The woman comes to believe in Jesus and tells others of her great discovery. Many Samaritans begin to believe in Christ and thus return to their bridegroom (Jn 4:39-42). In this one scene, God Himself has come to draw this woman—and the estranged Samaritan people whom she represents—back to His heart. Jesus, the Jewish messiah, is the savior not only of the Jews but of all of Israel, including the Samaritans—no matter how far they have strayed.

To All the Nations

This inclusion of the Samaritans is just the first step of extending the Kingdom of David beyond the Jewish people. As Jesus begins to gather the lost sheep of Israel, we are reminded that the promises given to Abraham and David were not just for the twelve tribes of Israel but for the entire human family. We have seen throughout this study that God always intended to use the people of Israel and the kingdom of David as His instruments to gather back all the families of the earth into covenant union.

Thus, Jesus, at the beginning of His public ministry, reminds Israel of its universal mission, summoning the people to be the “light of the world” and the “salt of the earth” (Mt 5:13-14). He Himself consistently welcomes the sinners, covenant outcasts, and gentiles into His kingdom (see Mt 8:1-13, 9:9-13). He even praises the faith of a Roman centurion and the humility of a Syro-Phoenecian woman as more remarkable than the faith He has witnessed in Israel.

Indeed, His final act before ascending into heaven is to remind the Church of its worldwide mission: “Go therefore and make disciples of all nations, baptizing them in the name of the Father and of the Son and of the Holy Spirit, teaching them to observe all that I have commanded you; and lo, I am with you always, to the close of the age” (Mt 28:19-20).

The Mission of the Church (Acts 1:8)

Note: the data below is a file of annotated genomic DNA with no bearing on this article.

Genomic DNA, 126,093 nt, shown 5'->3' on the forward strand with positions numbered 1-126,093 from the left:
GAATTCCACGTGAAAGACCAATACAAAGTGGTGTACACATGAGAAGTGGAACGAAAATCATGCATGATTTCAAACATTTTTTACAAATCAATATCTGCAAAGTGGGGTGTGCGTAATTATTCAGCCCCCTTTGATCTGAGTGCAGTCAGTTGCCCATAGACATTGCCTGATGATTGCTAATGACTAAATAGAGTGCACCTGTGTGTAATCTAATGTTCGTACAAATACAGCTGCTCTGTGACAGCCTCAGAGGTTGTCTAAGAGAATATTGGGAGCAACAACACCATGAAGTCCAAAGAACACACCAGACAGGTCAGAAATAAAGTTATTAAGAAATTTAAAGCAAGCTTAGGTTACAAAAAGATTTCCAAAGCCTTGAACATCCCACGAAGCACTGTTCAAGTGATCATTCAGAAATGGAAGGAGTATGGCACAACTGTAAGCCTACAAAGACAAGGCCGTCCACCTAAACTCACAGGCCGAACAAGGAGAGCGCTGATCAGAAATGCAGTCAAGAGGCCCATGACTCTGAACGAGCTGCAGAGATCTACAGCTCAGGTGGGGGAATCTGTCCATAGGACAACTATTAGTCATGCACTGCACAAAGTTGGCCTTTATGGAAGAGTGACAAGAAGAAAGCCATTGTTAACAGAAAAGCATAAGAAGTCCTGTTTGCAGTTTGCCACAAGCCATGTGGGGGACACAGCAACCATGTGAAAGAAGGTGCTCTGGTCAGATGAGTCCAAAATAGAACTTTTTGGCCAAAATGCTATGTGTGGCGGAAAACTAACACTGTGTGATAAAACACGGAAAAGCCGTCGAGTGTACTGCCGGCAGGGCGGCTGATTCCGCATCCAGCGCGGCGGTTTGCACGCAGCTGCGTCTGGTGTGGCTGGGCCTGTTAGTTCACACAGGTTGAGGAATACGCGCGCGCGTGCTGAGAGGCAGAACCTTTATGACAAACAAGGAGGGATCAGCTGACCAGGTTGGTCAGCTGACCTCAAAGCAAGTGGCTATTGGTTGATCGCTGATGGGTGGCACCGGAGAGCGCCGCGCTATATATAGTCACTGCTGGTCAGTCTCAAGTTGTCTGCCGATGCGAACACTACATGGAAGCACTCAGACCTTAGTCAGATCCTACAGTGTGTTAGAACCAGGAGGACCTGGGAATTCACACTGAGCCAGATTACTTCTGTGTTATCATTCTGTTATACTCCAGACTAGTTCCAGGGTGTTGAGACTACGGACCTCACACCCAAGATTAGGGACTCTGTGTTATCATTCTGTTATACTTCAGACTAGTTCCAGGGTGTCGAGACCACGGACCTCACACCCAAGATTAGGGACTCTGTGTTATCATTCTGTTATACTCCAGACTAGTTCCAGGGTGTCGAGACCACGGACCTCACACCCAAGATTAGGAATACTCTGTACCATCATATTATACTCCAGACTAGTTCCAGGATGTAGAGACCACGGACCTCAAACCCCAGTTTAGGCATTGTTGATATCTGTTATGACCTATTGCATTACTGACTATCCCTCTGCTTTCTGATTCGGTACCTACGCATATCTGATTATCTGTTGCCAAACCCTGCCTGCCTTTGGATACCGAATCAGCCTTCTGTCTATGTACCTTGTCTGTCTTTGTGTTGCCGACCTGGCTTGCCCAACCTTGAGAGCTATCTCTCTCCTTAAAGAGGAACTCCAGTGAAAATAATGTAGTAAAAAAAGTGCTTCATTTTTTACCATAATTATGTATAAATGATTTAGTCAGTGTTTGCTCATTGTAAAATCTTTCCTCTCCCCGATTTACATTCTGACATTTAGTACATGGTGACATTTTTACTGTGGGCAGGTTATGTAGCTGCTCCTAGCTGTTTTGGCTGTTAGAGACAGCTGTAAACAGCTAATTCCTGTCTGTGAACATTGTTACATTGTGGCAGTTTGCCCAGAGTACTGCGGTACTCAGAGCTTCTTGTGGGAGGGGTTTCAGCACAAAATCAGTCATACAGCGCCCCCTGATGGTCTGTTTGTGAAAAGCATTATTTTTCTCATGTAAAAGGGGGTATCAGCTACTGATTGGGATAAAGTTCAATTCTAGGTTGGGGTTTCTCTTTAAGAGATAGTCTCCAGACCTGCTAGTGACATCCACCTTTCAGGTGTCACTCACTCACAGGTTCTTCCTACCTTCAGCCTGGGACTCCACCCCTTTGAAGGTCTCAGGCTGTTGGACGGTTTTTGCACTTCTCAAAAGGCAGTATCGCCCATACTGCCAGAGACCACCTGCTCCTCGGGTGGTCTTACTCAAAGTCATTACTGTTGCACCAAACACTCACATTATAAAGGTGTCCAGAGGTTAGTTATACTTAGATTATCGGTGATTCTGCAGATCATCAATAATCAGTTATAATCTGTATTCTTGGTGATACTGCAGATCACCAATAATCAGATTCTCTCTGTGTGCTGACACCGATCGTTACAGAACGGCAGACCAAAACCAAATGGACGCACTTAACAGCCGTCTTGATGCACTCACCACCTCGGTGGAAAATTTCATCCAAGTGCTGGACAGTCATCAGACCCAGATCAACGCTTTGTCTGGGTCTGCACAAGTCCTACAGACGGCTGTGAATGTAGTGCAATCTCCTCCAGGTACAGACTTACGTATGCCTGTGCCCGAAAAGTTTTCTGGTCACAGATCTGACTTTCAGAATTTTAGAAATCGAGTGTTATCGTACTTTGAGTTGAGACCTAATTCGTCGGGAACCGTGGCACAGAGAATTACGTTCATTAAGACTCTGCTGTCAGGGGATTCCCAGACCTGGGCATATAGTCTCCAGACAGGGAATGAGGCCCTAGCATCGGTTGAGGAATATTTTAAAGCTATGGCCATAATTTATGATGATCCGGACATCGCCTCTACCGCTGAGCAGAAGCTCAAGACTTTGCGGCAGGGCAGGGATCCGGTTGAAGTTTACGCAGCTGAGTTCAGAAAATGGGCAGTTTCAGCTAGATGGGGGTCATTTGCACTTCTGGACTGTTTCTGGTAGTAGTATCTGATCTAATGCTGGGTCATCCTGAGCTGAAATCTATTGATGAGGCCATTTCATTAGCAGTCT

This mission of Jesus to the Jews, the Samaritans, and the gentiles is continued in the Church. In fact, the Book of Acts reveals the Church’s mission as a recapitulation of Christ’s public ministry.

Acts of the Apostles begins with a subtle but important point: “In the first book…I have dealt with all that Jesus began to do and teach” (Acts. 1:1). What is this “first book”? It is the Gospel of Luke, which covers Christ’s life from the incarnation to His ascension. Acts 1:1 reminds us, however, that Luke’s Gospel is just the start of what Jesus began to do and teach. In this second volume, known as the Acts of the Apostles, Luke will focus on what Jesus continues to do and teach through His Church. This highlights a fundamental principle: What Jesus did in His physical body two thousand years ago, He continues to do throughout history in His mystical body, the Church.

Just as Jesus had proclaimed His kingdom to Jerusalem, Judea, Samaria and the gentiles, so now He commands His disciples to do the same. He tells them, “But you shall receive power when the Holy Spirit has come upon you, and you shall be my witnesses in Jerusalem, and in all Judea and Samaria and to the end of the earth” (Acts 1:8).

This single verse serves as a table of contents for the evangelical mission of the early Church as outlined in Acts of the Apostles. The apostles, like their Master, will have the Holy Spirit descend upon them, and then they will preach the kingdom to the Jews. They begin their ministry in Jerusalem at Pentecost, sharing the Gospel of the King with Jews from all over the world (Acts 2). However, after persecution breaks out in Jerusalem, many Christians flee the city, and soon the Gospel spreads to Judea and then to Samaria, as multitudes outside Jerusalem are drawn into the Church (Acts 8).